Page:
With or without an Irish “yes” vote, the process of European integration is proceeding apace. Just how it works is shown, for instance, by the cooperation of the EU states on refugee and asylum policy and the securing of the EU’s external borders. Following relatively lengthy discussion and just in time for the European soccer championships, the EU interior ministers came to an agreement earlier this month on how best to get rid of people that are not wanted in the EU. The conditions for detaining persons awaiting deportation form a central part of the agreement. Last Wednesday, the EU parliament approved the new EU-wide guidelines by a vote of 369-197.
The so-called “return directive” principally affects asylum-seekers whose applications have been rejected and illegal immigrants. For a variety of reasons, it is not always possible to deport such people immediately. The mere process of obtaining the documents necessary for re-entering their countries of origin can take months or even years. In order to maintain control over the deportees during this waiting period, many are held in detention centers. In Germany, the period of detention can be as long as 18 months. German authorities justify the length of detention by the risk that refugees will not otherwise fulfill their “obligation to cooperate.” This “obligation to cooperate” means that the inmates are themselves held responsible for resolving the bureaucratic problems that might arise in their countries of origin.
In other EU countries, the maximum length of detention is substantially lower than in Germany: in Cyprus and France, for instance, it is 32 days and in Spain, 40 days. It is true that the new directive only establishes an upper limit to the length of detention: in theory, individual states can maintain their own more liberal arrangements. A lengthy period of detention could, however, quickly become the standard. For instance, after the Italian government announced some weeks ago that it would extend the usual period of detention to 18 months, the Spanish government complained that this would lead persons without legal residency to move to other countries out of fear.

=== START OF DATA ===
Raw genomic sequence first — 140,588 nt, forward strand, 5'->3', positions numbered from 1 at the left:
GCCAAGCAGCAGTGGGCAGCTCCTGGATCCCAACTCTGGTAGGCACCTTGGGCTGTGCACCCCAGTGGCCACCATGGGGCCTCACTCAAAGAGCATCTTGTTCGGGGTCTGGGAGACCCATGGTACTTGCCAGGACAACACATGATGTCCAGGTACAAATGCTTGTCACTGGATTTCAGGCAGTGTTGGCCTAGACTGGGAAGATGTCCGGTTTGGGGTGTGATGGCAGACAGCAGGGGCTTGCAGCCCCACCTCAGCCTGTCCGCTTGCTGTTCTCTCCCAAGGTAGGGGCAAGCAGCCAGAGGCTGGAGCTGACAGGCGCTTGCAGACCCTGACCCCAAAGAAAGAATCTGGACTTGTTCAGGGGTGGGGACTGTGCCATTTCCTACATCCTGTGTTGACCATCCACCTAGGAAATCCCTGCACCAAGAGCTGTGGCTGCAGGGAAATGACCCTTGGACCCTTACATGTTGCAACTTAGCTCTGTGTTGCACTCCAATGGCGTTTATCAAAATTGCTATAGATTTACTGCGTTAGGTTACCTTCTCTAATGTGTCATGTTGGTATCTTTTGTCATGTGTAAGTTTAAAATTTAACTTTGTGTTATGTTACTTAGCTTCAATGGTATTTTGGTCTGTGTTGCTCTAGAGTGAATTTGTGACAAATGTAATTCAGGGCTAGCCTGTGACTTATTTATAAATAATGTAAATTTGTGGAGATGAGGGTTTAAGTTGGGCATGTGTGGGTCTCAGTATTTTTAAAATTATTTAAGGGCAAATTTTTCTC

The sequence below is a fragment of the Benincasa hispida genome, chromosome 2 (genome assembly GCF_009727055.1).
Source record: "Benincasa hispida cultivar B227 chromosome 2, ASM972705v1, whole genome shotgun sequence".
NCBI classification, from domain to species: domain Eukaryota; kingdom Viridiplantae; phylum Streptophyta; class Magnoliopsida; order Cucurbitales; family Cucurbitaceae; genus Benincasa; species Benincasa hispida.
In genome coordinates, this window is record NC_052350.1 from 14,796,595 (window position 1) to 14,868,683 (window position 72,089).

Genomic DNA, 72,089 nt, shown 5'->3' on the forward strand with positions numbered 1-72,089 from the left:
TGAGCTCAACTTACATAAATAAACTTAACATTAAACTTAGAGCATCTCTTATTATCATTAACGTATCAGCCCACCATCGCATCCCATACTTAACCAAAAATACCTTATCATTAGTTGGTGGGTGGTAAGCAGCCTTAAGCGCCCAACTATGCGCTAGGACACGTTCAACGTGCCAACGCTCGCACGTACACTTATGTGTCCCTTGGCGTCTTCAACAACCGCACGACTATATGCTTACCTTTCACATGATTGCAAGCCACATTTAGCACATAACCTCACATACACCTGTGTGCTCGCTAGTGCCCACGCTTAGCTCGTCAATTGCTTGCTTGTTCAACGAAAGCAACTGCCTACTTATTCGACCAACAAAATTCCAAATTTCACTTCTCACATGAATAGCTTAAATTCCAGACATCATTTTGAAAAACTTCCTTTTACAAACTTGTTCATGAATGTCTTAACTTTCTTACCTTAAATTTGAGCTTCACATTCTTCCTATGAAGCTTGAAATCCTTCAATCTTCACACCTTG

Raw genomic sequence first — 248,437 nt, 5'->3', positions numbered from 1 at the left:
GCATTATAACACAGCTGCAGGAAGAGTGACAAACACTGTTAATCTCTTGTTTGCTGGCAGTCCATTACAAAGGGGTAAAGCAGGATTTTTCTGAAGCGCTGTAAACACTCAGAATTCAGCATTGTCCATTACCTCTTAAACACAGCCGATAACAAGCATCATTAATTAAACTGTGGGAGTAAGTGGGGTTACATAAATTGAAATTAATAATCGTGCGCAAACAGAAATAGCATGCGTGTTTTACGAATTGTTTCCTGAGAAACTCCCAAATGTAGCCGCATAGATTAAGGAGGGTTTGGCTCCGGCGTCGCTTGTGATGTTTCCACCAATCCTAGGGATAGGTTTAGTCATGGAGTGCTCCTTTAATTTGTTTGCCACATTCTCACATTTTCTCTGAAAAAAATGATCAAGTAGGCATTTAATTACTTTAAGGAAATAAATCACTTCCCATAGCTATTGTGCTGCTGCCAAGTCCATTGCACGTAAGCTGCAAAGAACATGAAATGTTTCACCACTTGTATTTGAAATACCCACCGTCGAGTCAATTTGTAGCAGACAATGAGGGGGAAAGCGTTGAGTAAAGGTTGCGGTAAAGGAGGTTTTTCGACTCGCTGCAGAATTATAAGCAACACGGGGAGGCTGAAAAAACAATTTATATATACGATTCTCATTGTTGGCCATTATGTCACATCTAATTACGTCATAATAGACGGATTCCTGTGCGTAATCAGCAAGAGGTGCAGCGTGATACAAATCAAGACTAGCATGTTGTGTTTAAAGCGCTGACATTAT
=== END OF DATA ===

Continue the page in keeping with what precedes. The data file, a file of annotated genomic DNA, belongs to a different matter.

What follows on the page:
Another point of contention in the negotiations was the issue of legal costs. In contrast to other countries, asylum candidates in Germany do not always receive financial assistance when they want to take legal steps to prevent their deportation. The German government wanted to preserve this policy, in order to avoid financial burdens and the burdening of the judicial system. On this point as well, Germany was able to have its way: according to the directive, states may provide financial assistance, but they are not obliged to do so.
For Karl Kopp, the EU policy expert of the German NGO Pro Asyl ["Pro Asylum"], this lack of legal protection represents one of the principal problems with the directive. “As a result many refugees will have no possibility whatsoever of making use of the few rights that they still have on paper,” Kopp told this reporter. In the Eastern European countries in particular, he said, the system of legal protections is extremely deficient. If they are not able themselves to come up with the money, the persons affected will be essentially helpless for want of legal advice and mastery of the local language.
In Germany, even unpaid volunteers find it hard to provide assistance to refugees seeking to avoid deportation. In Ingolstadt, for example, members of aid organizations have no possibility of gaining access to the detainees.